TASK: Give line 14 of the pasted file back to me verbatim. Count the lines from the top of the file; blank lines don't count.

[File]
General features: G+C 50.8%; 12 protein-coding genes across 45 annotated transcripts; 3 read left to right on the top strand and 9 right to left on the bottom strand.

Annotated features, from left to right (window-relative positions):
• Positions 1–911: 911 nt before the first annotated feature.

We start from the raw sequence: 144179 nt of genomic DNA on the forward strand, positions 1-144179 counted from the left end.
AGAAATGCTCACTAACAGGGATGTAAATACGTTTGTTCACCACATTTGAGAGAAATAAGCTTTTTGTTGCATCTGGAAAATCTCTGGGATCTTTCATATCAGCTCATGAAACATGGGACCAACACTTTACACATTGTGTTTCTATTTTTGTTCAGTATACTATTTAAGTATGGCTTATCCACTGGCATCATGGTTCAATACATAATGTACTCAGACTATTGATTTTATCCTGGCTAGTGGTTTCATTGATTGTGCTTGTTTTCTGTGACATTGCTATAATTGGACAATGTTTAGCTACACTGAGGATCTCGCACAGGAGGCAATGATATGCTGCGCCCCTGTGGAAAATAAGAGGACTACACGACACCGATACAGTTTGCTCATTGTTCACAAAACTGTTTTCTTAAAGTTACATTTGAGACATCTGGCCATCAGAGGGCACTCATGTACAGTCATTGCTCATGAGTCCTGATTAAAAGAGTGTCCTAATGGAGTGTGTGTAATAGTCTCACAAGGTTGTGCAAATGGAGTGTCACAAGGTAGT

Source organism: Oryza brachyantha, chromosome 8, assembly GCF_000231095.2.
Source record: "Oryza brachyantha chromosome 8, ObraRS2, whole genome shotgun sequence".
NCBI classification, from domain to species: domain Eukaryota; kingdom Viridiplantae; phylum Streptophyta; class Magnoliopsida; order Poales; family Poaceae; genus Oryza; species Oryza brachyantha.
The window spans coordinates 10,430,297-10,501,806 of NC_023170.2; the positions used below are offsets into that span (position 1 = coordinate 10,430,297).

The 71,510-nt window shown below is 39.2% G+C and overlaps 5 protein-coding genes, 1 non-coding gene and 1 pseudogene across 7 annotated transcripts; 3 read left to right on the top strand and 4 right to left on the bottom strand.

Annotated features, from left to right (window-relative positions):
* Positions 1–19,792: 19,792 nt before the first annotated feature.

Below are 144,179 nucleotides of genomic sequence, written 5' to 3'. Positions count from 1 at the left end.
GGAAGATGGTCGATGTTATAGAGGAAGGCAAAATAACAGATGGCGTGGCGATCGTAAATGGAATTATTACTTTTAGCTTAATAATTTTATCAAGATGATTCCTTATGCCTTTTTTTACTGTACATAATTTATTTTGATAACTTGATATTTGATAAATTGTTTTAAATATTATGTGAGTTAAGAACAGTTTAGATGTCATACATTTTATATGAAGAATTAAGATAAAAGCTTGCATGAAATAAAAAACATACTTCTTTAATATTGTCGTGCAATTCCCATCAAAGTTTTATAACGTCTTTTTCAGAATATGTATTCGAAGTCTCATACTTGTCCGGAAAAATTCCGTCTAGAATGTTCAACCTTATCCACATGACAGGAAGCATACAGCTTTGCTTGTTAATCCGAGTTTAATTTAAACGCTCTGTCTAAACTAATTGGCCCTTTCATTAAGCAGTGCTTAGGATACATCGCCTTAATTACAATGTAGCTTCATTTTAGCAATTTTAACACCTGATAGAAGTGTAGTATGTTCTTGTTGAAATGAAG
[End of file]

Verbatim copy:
GGAAGATGGTCGATGTTATAGAGGAAGGCAAAATAACAGATGGCGTGGCGATCGTAAATGGAATTATTACTTTTAGCTTAATAATTTTATCAAGATGATTCCTTATGCCTTTTTTTACTGTACATAATTTATTTTGATAACTTGATATTTGATAAATTGTTTTAAATATTATGTGAGTTAAGAACAGTTTAGATGTCATACATTTTATATGAAGAATTAAGATAAAAGCTTGCATGAAATAAAAAACATACTTCTTTAATATTGTCGTGCAATTCCCATCAAAGTTTTATAACGTCTTTTTCAGAATATGTATTCGAAGTCTCATACTTGTCCGGAAAAATTCCGTCTAGAATGTTCAACCTTATCCACATGACAGGAAGCATACAGCTTTGCTTGTTAATCCGAGTTTAATTTAAACGCTCTGTCTAAACTAATTGGCCCTTTCATTAAGCAGTGCTTAGGATACATCGCCTTAATTACAATGTAGCTTCATTTTAGCAATTTTAACACCTGATAGAAGTGTAGTATGTTCTTGTTGAAATGAAG